The quiet man
Published 8:08 pm Tuesday, January 6, 2009
What goes around, comes around.
Gov. Mike Easley faced a state budget crisis when he first took office in 2001. In the final months of his second term, he was trying to manage another such crisis. Between those two events, Easley was, to borrow the title of one of John Ford’s movies, “The Quiet Man.” Perhaps Easley was too quiet.
Easley will never be confused with former Gov. Jim Hunt, who relished the public spotlight and found as many opportunities as possible to place himself in that spotlight. Easley was more of a recluse. To be sure, Easley was in the spotlight, usually to announce a new industry coming to the state or the expansion of an existing industry already in the state.
Simply put, Easley was a difficult governor for the public to get to know.
Easley will be remembered for focusing on education and recruiting businesses to the Old North State, which continues to see its economy switch from the historic three of tobacco, textiles and furniture to industries related to the biomedical and biotechnical fields. Where Hunt would do that work in public, Easley is more of a behind-the-scenes governor.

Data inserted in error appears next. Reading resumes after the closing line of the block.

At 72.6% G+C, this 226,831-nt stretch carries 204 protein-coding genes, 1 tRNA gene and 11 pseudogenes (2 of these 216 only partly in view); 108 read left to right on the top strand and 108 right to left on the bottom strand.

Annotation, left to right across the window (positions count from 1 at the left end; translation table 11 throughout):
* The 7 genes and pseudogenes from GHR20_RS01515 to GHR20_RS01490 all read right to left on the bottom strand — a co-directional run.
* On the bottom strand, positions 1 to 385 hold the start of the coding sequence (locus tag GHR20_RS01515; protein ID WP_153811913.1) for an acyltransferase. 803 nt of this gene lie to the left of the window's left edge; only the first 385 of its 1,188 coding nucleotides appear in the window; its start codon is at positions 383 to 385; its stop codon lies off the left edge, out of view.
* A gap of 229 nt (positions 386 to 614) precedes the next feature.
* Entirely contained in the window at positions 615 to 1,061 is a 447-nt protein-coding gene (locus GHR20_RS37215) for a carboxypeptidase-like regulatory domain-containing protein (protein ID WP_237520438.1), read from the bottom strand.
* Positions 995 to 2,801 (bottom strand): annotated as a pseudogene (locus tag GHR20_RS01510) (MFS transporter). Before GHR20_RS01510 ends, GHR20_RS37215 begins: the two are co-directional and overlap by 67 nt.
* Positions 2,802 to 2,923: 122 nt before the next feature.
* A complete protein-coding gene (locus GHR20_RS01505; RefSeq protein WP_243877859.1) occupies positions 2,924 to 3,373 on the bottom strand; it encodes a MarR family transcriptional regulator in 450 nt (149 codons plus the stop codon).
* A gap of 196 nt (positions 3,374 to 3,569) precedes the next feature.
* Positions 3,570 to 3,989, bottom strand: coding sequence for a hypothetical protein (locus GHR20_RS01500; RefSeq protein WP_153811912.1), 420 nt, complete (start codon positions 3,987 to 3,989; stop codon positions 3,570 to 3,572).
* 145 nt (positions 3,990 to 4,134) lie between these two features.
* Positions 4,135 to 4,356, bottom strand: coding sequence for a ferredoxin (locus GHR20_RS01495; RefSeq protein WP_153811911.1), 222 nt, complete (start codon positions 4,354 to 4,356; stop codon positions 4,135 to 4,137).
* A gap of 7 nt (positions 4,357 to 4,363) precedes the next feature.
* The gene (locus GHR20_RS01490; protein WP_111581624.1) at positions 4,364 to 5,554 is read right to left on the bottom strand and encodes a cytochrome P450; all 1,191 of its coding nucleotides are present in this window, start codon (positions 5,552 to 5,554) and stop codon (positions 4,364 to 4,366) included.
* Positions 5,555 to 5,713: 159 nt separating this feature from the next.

When he wanted something badly enough, he would go public. That is what he did to get the N.C. Education Lottery. As Gary Robertson with The Associated Press wrote in a recent article about Easley, the governor “got the state lottery he always wanted.”
While some people may label Easley as “boring,” that is not a word he uses to describe his eight years serving as governor.
It is no secret that Easley prefers his home in Southport to the Governor’s Mansion. Can’t blame him for that; many people prefer living at or near the beach.
Many people fault Easley for not being “out there” as were his predecessors such as Hunt and Jim Martin.
The people did not get that from Easley, but they did, arguably, get their money’s worth from him.
Easley responded quickly in the wake of hurricanes and other natural disasters to make sure North Carolina residents got what they needed to recover. Easley was instrumental in helping develop an agreement that reduced pollution from coal-fired power plants.
Even into his last days as governor, Easley had his difference with the media. Last week, Easley complained that the media in the state, most especially the News &Observer in Raleigh and The Charlotte Observer, treated him and his administration unfairly. Well, even if that is the case, Easley brought such treatment upon himself.
Easley was sued by several news organizations who claimed his administration illegally deleted e-mails.
To his detriment, Easley often failed to let North Carolina residents know how he felt on many issues and how he planned to fix problems. A reassuring word here and there from the governor would have gone a long way in soothing the fears of the state’s residents. Such words from Easley were few and far between.
Easley will be leaving office in a few days. More than likely, he will go quietly.
Will he be missed? It is hard to miss someone you don’t know that well.
Governor, we hardly knew you.